The U.S. Food and Drug Administration issued new warnings Tuesday in an effort to highlight unproven medical claims about kratom.
Here are five things to know about the popular herb and the agency’s ongoing concerns:
- Kratom, an unregulated plant imported from southeast Asia, is used recreationally and to treat a wide range of health issues, such as opioid use withdrawal, according to the FDA.
- Kratom is typically brewed as a tea, chewed, smoked or ingested in capsules.
- Kratom is already illegal or controlled in several countries, including Australia, Denmark, Germany, Malaysia, and Thailand. It is banned in a number of states and municipalities in the U.S., but not in Pennsylvania, and is sold in a number of Lehigh Valley stores.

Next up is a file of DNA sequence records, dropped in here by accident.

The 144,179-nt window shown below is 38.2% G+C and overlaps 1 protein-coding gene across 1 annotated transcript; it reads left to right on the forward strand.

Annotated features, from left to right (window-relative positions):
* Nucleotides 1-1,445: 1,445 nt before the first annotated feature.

- The FDA sent warning letters Tuesday to what it called two “unscrupulous” vendors, Chillin Mix Kratom and Mitra Distributing, for marketing kratom products with unsubstantiated claims that the herbal product would “relieve opium withdrawals” and treats medical conditions including diarrhea, depression, diabetes, obesity, high blood pressure, stomach parasites, diverticulitis, anxiety and alcoholism.
- The FDA says there have been no adequate or well-controlled scientific studies involving the use of kratom as a treatment for opioid use withdrawal or other diseases in humans. Nor have there been studies on how kratom, when combined with other substances, may impact the body, its dangers, potential side effects, or interactions with other drugs.